Another telling point made by MacIntyre was that the women who had suffered delays in getting abortions were all hypothetical.  Though the Powell Report stressed the difficulties Ontario women faced, an astonishingly high number of abortions had actually been performed there – 31,379 in 1982.  Furthermore, “No women testified that she personally had applied for an abortion anywhere in Canada and had been refused, and no physician testified to his participation in such an application.”  Where is the justification?  MacIntyre kept asking in his extensive rebuttal of the majority decisions, for the claim that Section 251 is unfair to women?

When George Grant said that he was not impressed by the justices’ ability to deal with philosophical and religious questions, he might have had Mme. Wilson in mind.  She argued for a gestational approach to abortion without providing any substantial reasons for it.  A woman’s power of choice, she maintained, is part of her essential humanity, and it cannot be taken from her.

In the abortion debate in the House of Commons at the end of July 1988, a number of women made strong speeches expressing a similar view to that of Mme. Wilson.  Mary Collins, for example, argued that “Any law which takes away my right to make a decision about my body and my future, I can’t comprehend.  It’s not right.”

The pro-abortion speech which attracted the most attention, however, was that by Barbara McDougall, Minister Responsible for Women’s Issues.  It deserved attention; it avoided slogans, made frank admissions and recognized the possibility of conflicts between the wishes of the individual woman and the public good.  Still it expressed the conviction that the woman’s wishes must be decisive.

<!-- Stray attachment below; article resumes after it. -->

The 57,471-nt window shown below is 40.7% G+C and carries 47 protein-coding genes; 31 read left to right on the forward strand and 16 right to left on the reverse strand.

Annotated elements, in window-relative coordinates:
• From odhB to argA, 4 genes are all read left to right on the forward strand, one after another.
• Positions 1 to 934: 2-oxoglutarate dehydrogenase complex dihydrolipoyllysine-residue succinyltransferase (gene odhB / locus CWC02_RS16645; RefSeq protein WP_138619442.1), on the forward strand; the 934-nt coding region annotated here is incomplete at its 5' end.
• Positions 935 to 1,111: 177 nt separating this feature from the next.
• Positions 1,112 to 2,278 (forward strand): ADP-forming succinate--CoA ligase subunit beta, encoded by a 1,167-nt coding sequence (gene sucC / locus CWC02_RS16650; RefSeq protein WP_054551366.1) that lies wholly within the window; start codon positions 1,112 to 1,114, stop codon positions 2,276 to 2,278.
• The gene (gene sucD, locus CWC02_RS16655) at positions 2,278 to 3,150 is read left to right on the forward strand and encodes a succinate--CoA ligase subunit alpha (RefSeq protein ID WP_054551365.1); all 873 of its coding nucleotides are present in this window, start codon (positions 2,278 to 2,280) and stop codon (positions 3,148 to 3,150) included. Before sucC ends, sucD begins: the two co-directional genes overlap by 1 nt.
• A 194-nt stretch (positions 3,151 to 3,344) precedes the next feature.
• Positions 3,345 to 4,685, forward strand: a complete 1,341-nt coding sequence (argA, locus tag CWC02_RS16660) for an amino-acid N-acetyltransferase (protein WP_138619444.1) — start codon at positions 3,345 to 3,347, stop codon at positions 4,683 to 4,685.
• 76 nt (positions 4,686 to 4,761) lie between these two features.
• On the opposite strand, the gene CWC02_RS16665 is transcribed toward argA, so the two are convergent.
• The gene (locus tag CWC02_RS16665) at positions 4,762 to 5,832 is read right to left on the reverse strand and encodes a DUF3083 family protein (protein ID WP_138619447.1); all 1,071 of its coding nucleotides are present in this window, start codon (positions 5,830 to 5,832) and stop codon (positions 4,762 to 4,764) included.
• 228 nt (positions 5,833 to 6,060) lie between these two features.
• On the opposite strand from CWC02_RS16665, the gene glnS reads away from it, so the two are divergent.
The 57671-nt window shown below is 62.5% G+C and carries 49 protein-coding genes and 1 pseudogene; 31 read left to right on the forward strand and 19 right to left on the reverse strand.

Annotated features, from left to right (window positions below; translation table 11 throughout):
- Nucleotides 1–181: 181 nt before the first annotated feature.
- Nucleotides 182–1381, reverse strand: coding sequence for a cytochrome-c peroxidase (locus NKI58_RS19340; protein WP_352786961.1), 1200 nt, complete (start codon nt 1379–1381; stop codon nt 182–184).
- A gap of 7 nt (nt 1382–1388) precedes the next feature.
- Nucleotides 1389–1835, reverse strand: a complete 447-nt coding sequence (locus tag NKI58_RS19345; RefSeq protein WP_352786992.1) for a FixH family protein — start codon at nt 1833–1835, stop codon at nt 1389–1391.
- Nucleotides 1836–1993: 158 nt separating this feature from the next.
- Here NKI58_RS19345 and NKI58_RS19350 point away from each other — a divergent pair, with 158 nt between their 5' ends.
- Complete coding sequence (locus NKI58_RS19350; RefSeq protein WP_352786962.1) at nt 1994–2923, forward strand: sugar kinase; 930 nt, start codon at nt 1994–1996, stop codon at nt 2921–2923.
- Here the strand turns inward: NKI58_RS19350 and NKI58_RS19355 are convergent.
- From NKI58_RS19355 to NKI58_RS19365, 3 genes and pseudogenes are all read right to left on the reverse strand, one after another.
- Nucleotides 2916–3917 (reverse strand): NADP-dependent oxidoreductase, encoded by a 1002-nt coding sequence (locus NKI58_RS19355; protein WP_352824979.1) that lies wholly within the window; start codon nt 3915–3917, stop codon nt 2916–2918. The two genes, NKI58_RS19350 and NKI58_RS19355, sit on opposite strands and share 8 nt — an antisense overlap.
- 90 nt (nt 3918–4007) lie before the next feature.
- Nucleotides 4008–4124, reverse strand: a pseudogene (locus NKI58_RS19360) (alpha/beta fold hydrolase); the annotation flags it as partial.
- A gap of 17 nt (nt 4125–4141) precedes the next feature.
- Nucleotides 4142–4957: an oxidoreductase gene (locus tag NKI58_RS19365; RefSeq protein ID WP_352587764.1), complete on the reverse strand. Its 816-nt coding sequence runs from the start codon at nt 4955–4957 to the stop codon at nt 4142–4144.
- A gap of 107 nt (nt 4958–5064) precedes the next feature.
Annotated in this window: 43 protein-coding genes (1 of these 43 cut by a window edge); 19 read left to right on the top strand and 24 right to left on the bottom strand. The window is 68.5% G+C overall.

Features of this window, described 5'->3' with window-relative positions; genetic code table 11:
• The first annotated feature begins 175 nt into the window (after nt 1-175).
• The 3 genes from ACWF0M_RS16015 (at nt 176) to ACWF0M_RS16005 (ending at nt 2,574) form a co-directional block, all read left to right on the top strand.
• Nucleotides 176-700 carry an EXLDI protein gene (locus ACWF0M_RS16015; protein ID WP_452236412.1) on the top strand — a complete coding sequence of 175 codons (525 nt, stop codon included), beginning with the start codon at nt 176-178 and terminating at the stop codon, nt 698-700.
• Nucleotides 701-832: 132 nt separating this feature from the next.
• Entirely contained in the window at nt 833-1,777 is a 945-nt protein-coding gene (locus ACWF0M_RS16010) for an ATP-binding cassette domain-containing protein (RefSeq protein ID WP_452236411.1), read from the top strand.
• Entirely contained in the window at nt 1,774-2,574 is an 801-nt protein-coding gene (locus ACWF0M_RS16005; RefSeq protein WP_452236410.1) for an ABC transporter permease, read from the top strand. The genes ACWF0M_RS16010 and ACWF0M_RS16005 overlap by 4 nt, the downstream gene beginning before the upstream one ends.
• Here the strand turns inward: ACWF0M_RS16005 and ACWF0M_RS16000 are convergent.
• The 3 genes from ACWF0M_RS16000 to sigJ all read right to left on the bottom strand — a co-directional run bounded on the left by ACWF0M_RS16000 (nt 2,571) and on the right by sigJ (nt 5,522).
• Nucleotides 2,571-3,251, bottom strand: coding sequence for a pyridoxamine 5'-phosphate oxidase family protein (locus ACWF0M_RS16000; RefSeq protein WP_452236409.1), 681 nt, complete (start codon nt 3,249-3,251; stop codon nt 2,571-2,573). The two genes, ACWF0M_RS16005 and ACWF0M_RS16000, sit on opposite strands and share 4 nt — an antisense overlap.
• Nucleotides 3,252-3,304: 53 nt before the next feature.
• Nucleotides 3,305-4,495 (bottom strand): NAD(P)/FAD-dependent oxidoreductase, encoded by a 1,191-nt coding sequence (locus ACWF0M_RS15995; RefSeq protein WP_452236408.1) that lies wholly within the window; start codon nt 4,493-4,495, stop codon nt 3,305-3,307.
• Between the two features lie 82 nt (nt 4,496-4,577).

Mr. McDougall dismissed the usual contention of feminists like Laura Sabia and abortionists like Henry Morgentaler that it is only a collection of cells which is in question.  She called abortion the “killing of an unborn child – let us not be afraid of the vocabulary.”  She also said that such killing is a moral issue.  The question she put is, “Who is to make the moral judgment?”  Is it the court in its red robes? The church in its silk robes? The politicians in their green chamber? Surely, she argued, the person carrying the child is the one who can make the judgment best.

To Ms. McDougall, pro-abortion slogans like “No unwanted child” needed to be analyzed rather than accepted.  “Women know that there are people who want to adopt a child.  Women know that a handicapped child has the same rights as others.  Women know that a child born in less than perfect circumstances can still have a happy and successful life.”  Still it is their choice, she affirmed, and we must not meddle in other’s ability to judge.”  It is the mother who bears the ultimate responsibility,” said Ms. McDougall, “and therefore, ultimately must have the choice.   And make no mistake, women make the right choice.”